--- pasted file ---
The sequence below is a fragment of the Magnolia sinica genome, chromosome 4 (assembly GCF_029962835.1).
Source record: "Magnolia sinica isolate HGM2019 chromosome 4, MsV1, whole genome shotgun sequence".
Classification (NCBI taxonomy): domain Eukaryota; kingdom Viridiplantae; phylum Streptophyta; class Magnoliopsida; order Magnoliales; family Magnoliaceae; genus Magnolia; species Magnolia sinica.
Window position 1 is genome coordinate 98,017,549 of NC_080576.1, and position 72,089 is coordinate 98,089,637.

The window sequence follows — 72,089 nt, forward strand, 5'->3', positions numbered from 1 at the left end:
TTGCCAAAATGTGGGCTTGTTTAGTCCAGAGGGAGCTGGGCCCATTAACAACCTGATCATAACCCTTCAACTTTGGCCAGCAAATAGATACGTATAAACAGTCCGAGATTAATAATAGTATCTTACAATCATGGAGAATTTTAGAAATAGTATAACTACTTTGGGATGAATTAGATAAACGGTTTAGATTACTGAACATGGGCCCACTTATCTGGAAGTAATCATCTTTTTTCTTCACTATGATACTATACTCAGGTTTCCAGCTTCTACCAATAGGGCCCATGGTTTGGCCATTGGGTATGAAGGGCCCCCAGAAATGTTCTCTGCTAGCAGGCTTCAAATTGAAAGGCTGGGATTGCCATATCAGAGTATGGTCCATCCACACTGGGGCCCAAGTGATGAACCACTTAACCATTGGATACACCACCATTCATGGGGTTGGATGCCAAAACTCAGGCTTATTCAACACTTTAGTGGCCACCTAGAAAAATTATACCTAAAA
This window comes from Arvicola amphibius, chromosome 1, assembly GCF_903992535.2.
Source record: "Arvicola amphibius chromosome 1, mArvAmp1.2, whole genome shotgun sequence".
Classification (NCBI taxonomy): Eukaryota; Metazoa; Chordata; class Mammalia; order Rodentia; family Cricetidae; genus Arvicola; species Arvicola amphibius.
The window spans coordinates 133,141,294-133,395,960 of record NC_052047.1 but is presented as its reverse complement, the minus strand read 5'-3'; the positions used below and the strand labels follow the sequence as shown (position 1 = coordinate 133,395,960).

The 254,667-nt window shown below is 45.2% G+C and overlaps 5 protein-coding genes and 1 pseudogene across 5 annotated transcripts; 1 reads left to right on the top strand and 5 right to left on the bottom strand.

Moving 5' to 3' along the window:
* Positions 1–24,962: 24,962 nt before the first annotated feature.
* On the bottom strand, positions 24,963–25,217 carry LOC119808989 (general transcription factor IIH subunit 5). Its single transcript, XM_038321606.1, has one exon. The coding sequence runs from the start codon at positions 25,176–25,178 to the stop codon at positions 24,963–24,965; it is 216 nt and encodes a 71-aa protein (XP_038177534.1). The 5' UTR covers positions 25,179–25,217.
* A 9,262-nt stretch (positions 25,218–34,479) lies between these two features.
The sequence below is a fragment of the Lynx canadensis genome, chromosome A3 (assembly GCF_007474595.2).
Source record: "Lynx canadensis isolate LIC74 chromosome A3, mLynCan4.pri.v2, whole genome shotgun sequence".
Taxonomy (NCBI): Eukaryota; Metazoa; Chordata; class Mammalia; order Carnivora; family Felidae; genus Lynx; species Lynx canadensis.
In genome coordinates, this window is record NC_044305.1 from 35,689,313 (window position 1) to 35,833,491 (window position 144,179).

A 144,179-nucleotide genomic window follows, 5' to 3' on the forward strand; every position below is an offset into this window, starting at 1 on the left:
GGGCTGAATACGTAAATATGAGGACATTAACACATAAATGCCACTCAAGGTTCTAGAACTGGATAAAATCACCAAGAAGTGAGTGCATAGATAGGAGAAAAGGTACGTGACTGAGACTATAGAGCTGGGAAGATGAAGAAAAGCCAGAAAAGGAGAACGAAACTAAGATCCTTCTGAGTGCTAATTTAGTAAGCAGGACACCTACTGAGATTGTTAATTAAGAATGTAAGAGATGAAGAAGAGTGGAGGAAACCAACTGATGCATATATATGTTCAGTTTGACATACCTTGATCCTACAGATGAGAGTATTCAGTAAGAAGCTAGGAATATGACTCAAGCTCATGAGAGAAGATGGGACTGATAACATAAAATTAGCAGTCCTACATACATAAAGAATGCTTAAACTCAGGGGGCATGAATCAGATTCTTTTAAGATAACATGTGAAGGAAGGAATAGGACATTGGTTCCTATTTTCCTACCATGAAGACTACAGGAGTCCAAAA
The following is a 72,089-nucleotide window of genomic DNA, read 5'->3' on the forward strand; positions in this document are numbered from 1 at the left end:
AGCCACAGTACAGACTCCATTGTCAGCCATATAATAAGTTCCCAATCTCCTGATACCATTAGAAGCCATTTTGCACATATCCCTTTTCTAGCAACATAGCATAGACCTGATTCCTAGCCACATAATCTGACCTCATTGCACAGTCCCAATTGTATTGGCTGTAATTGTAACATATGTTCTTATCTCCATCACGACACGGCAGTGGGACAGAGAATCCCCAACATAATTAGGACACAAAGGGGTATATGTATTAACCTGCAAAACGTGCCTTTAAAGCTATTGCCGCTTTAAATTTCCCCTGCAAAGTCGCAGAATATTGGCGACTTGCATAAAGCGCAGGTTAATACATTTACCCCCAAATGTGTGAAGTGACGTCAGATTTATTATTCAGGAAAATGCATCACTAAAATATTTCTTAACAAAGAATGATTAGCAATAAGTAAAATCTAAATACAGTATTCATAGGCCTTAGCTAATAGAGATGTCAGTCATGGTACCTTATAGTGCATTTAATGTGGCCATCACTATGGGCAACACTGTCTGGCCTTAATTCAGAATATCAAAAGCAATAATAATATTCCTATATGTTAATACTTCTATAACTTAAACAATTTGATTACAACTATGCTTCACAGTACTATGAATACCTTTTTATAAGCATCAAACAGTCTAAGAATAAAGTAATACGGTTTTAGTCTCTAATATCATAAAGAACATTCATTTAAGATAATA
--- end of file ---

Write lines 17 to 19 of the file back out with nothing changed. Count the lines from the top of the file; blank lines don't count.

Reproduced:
Source record: "Lynx canadensis isolate LIC74 chromosome A3, mLynCan4.pri.v2, whole genome shotgun sequence".
Taxonomy (NCBI): Eukaryota; Metazoa; Chordata; class Mammalia; order Carnivora; family Felidae; genus Lynx; species Lynx canadensis.
In genome coordinates, this window is record NC_044305.1 from 35,689,313 (window position 1) to 35,833,491 (window position 144,179).